I'm trying to prove that there exists $x\in (-1,1)$ $$\frac{a}{x^3+2x^2-1}+\frac{b}{x^3+x-2}=0$$

For any $a,b \in \mathbb{R}^+$.

I know I have to use the Intermediate Value Theorem here, but I'm not sure how to formulate a proof. Could I have some help?


Let $f(x) = a({x^3+x-2})+{b}({x^3+2x^2-1})$. Now check that $f$ is continuous and $f(-1)=-4a$ < $f(1)=2b$. By IVT, $f$ has a solution in $(-1,1)$. Now you can conclude that your equation also has that solution.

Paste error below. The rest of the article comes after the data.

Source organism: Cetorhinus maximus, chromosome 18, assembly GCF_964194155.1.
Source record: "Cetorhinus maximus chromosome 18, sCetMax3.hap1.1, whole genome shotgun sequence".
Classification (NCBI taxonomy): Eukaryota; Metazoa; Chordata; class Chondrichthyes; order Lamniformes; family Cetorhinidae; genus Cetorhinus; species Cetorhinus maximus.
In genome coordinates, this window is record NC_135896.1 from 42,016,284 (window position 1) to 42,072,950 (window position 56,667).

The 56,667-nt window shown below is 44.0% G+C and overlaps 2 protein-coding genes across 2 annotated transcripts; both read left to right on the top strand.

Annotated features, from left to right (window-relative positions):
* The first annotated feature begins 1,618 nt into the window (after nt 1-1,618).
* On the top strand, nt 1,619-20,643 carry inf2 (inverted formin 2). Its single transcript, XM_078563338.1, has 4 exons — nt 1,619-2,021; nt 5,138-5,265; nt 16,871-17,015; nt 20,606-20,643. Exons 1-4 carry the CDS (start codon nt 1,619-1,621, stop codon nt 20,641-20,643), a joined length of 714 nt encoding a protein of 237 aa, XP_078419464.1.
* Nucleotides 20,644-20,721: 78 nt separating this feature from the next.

• $\begingroup$ +1. I think $f(-1)=-4a$. But that does not a make a difference to the proof. $\endgroup$ – Kavi Rama Murthy Apr 30 '20 at 8:00
  • $\begingroup$ Corrected @KaviRamaMurthy. Thanks for noting it. $\endgroup$ – aNumosh Apr 30 '20 at 8:05

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